To gain publicity and to finance their early fashion lines, many young fashion companies are now using crowdfunding campaigns. While this can be a very smart way to minimize the risks of creating apparel or accessories before finding buyers, a campaign can cause legal headaches for a company that hasn’t planned ahead. Below are some topics that you and your team may want to discuss with an attorney before setting up a crowdfunding campaign.
Below is just general information, and not legal advice. It is always recommended to speak to an attorney about your specific crowdfunding plans. If you would like to contact Law On The Runway, please email Rachel@lawontherunway.com.
Protection of Idea & Intellectual Property
When using a website like Indiegogo or Kickstarter, you will be offering a lot of information about how the product is made and the details of the design. Since you are in the early stages of the company, do consider how easy it would be for a more established company, with the appropriate finances, to quickly create your idea and bring it to market before you. A campaign will not only attract potential buyers, it will also attract attention from competition.
To address this issue, before you make the product public, explore if the product is patentable. Utility patents are issued to product designs so long as the inventor can prove that the product will function as planned, even if the product was never actually made. In the fashion industry, it is difficult to gain a patent (design or utility) on a traditional garment design. A design patent can be used to cover a ornamental (non-functional) design. If you feel their is a unique technological component or an extremely unique design component, you may be able to file for a patent. To see examples of fashion designs with patents, view this previous post.
You may also want to file for your trademark and applicable copyrights to further protect the design and branding of the product. If you creating a garment with a pattern on the fabric, you may be able to file a copyright on the fabric design.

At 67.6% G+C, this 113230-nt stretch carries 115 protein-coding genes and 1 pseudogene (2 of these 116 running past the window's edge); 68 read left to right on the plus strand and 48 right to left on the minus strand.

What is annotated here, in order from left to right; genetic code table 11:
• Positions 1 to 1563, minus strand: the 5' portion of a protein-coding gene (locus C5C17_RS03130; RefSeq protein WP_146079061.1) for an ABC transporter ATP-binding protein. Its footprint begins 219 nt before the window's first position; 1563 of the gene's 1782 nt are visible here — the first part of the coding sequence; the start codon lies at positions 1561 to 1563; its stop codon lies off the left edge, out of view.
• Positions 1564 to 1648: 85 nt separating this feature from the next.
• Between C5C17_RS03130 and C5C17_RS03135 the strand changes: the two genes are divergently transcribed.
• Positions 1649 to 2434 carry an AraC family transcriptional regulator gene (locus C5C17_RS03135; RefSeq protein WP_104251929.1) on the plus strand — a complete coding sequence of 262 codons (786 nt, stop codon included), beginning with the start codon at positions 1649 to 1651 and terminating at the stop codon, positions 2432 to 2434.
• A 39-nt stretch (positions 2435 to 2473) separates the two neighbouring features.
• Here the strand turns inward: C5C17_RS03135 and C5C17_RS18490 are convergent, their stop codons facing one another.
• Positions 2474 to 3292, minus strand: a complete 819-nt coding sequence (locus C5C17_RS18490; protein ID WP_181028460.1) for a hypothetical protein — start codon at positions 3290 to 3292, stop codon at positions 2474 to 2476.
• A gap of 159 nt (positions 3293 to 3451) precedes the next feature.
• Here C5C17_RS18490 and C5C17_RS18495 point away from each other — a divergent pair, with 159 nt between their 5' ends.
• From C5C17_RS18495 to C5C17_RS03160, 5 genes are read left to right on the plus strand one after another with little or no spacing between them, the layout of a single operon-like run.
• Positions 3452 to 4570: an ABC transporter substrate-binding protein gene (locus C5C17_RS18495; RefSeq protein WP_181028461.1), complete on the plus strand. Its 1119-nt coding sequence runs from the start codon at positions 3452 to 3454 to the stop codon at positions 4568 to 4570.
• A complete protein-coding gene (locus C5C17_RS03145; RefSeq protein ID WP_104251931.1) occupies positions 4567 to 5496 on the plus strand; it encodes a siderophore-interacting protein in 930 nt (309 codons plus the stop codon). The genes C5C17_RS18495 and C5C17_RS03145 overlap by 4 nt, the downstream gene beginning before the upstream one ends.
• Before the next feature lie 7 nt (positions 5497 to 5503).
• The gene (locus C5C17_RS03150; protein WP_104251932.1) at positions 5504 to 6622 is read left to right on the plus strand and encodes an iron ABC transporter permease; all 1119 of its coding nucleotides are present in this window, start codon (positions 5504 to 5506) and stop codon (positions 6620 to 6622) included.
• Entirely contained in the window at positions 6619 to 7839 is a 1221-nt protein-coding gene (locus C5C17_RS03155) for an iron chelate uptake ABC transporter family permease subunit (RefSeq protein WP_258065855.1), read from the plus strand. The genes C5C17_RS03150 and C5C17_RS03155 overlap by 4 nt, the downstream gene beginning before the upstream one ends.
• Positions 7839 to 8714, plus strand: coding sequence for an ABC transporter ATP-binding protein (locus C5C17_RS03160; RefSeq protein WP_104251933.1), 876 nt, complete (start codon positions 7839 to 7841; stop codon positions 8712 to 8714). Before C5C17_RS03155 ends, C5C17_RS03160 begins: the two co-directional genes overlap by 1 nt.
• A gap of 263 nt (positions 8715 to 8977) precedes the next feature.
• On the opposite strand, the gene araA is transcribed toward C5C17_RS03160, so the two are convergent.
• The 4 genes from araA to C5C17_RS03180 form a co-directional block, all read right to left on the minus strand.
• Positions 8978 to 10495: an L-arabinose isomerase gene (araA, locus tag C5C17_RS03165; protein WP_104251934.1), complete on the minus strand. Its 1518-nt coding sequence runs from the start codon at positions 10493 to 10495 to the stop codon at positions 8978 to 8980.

Offering Equity Into the Company
Currently, the Securities Exchange Commission does not allow companies to offer the public equity, or a percentage of ownership into the company without going through the formal Initial Public Offering (IPO) process, which is not suitable for most young companies. Therefore, when setting up your campaign, it must be a simple exchange of money for a product. Shares may only be offered to accredited investors.
Uncertainty of Oversuccess
When setting up your crowdfunding campaign, most websites allow you to set a minimum needed before you will follow through with the project. However, sometimes a campaign is so overwhelmingly successful that you suddenly have a much larger project that you imagined. When that happens, consider if you and your suppliers can handle the volume of orders. You may incur unexpected additional costs, such as needing to hire help or renting a storage facility to hold the items until they are ready for shipment.
Setbacks & Delays in Production
When you are creating your campaign, keep in mind the old adage, “new products typically take twice as long to make and are twice as expensive as planned.” When you are setting up your crowdfunding campaign, you are creating a contractual agreement with those who are funding you. You are promising a particular product, at a particular time. If you cannot deliver, you are breaching a contract. If you can, make a few prototypes, and a few small batches of products. Be sure you truly know the timeline and costs of production.
Delivering Promised Items
As a company delivering products to consumers, the Federal Trade Commission (FTC) requires that companies honestly and accurately describe their products to consumers. Be sure that you can deliver a product that achieves the promises you make in your funding campaign. To avoid this hassle, once again prototyping with the exact manufacturers and the materials that you plan to use for the final products is essential. Speak to your suppliers & manufacturers about their ability to expand to large orders, should you have a very successful campaign. Do everything you can to eliminate any mysteries of how the final product will perform. For garments, run these quality assurance tests.
Accounting & Taxation of Income
Keep careful accounting records of the costs involved with making the product (manufacturing & materials) verses costs of marketing & employees, including yourself. You or your accountant may need this information to accurately file applicable sales and income taxes. Before starting the project, reach out to an accountant to see what type of documentation would be most helpful.
If you are a San Francisco based fashion company, you may want to work with SFFAMA & Indiegogo, as they have partnered to help emerging designers.
Should you have questions about the information in this article, please contact Rachel@lawontherunway.com